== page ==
Ukraine War ‘Sky Rockets’ F-35 Sales; Romania, Czech Republic Join The ‘Mad Rush’ For US Stealth Fighters

After months of deliberations, the Czech Ministry of Defense announced on September 27 that it had finally approved a deal with the US government and Lockheed Martin to purchase 24 F-35 Joint Strike Fighters.

In late June this year, the US State Department gave the green light for the Czech Republic to acquire F-35 fighter jets, munitions, and associated equipment in a deal estimated to be worth up to US$5.62 billion.

At the time, the DSCA mentioned that Prague had officially requested 24 F-35 fighter jets in the conventional take-off and landing configuration. In its latest announcement, the Czech defense ministry expects all aircraft to arrive by 2035. However, the delivery date for the first jet appears to be unclear.

The Czech announcement also hinted at an industrial offset that talks about the potential for the state’s industry to participate in the F-35’s global supply chain. It is expected to contribute to the overall security of NATO operations by protecting against modern threats and maintaining a continuous presence in the region.

In July 2022, the Czech government announced its intention to acquire Lockheed Martin’s F-35 jets to replace the leased Gripen fighters that Sweden’s Saab AB provided. Although Lockheed’s F-16 Viper and Saab Gripens were offered to the country, the government defended its choice with the fifth-generation fighter, citing factors including the F-35A’s less expensive price tag than the Gripen E.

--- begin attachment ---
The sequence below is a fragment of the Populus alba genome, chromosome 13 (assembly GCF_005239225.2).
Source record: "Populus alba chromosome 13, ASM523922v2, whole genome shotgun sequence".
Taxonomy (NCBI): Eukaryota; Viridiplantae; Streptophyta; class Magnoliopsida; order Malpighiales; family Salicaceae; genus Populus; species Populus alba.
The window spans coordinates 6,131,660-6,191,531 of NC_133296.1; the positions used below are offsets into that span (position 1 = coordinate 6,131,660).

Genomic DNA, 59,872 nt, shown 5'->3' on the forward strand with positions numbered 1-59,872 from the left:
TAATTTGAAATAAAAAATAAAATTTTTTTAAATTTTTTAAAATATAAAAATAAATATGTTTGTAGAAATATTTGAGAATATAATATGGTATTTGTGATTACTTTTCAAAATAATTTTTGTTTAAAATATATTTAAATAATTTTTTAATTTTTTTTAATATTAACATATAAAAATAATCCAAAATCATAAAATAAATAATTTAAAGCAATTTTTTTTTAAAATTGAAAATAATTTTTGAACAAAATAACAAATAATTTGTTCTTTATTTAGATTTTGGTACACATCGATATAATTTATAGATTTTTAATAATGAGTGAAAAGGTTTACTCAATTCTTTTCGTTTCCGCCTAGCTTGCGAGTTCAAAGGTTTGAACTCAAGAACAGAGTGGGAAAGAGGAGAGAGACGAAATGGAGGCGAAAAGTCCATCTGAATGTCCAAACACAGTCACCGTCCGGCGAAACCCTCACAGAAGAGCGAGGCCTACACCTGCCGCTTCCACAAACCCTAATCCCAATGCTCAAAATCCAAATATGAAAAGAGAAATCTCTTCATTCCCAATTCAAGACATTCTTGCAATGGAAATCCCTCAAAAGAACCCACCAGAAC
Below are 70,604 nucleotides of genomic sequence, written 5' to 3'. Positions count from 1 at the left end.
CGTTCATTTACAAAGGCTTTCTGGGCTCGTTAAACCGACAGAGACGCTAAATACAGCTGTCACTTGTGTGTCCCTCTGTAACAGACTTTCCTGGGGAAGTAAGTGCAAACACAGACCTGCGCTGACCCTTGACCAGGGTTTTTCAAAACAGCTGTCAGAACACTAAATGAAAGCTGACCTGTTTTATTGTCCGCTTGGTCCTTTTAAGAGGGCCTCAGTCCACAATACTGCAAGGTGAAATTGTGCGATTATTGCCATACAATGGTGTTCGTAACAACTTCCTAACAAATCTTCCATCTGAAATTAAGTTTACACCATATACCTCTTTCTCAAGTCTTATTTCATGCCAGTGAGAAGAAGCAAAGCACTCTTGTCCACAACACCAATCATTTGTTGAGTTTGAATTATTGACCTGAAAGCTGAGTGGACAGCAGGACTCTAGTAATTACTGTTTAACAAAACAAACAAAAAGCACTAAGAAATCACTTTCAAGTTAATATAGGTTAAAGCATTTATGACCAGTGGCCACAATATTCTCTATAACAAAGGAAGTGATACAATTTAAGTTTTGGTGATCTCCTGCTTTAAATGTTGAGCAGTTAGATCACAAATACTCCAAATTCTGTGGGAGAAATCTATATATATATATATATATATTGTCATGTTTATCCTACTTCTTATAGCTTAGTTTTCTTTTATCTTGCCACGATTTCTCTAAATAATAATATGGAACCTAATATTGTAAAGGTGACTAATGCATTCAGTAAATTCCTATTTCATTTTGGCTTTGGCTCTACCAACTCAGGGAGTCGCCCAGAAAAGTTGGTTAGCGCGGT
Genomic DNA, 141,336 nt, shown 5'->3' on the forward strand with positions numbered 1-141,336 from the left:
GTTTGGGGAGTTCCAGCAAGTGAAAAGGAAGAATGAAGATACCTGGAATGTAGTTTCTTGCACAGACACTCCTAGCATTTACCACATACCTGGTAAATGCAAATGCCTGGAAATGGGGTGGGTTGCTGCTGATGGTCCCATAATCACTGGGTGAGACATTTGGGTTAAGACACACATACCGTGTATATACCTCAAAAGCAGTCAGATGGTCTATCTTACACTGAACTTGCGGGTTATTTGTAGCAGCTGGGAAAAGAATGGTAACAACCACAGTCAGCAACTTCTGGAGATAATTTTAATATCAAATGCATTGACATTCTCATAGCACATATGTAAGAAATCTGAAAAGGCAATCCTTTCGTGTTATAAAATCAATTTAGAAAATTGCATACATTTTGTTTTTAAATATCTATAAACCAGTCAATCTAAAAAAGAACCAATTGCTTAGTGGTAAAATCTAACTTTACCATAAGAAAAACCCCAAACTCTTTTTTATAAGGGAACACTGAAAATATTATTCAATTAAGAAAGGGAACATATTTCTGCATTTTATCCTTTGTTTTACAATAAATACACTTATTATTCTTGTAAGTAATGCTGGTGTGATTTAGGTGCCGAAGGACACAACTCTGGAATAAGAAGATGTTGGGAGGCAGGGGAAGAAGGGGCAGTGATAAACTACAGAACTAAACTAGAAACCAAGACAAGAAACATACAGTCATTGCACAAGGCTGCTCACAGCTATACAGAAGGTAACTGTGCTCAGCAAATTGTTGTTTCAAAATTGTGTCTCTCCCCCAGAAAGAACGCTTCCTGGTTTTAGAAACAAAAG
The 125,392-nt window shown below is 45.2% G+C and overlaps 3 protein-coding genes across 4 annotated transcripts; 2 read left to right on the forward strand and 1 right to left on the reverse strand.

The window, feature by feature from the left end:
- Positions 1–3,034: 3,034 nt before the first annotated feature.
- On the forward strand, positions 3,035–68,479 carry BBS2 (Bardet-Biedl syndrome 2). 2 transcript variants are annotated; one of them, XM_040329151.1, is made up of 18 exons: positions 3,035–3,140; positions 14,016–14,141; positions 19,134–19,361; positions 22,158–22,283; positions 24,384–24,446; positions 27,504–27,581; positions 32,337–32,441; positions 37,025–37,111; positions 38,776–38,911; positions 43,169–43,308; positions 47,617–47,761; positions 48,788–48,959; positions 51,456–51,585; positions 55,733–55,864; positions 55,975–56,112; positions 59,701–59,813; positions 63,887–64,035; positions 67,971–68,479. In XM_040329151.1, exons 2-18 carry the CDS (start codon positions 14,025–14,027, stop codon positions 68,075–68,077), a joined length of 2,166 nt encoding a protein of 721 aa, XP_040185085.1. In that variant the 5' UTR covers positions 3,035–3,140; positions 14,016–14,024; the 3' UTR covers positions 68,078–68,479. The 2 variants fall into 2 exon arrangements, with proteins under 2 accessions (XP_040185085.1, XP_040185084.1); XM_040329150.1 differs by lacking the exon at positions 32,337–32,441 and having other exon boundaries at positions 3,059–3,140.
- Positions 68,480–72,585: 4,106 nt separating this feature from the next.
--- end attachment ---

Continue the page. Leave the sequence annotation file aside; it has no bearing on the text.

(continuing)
However, the Czech Republic is not alone in going the F-35 way. Several countries worldwide have either expressed their intention to buy the fifth-generation fighter jet or have already signed deals. All purchases across Europe and among NATO countries have been attributed to the security threat posed by Russia.

Moreover, the demand for the F-35 Lightning II jet has continued to rise despite the problems incurred by the aircraft, including unprecedented crashes, supply chain hurdles, limited infrastructures at the production centers, delayed engine-overhaul programs, as well as an array of difficulties associated with its maintenance and upkeep even in the United States.

The F-35 aircraft has, nevertheless, witnessed a remarkable proliferation across European nations and, to a certain extent, in the Indo-Pacific region. The 5th-generation fighter F-35 is now in more significant demand by the US Air Force and American allies worldwide for its formidable combination of stealth, advanced sensors, and weapons systems.

The US defense giant and manufacturer of the aircraft Lockheed Martin anticipates that by 2030, Europe will be home to roughly 550 F-35s, including squadrons of the US Air Force stationed at Royal Air Force Lakenheath in England.

This surge in sales could likely be attributed to the exceptional degree of interoperability that the F-35 Joint Strike Fighter offers to allies and partners, particularly within the framework of NATO. The aircraft has proven essential to NATO missions like Baltic Air Policing that aims to deter Moscow.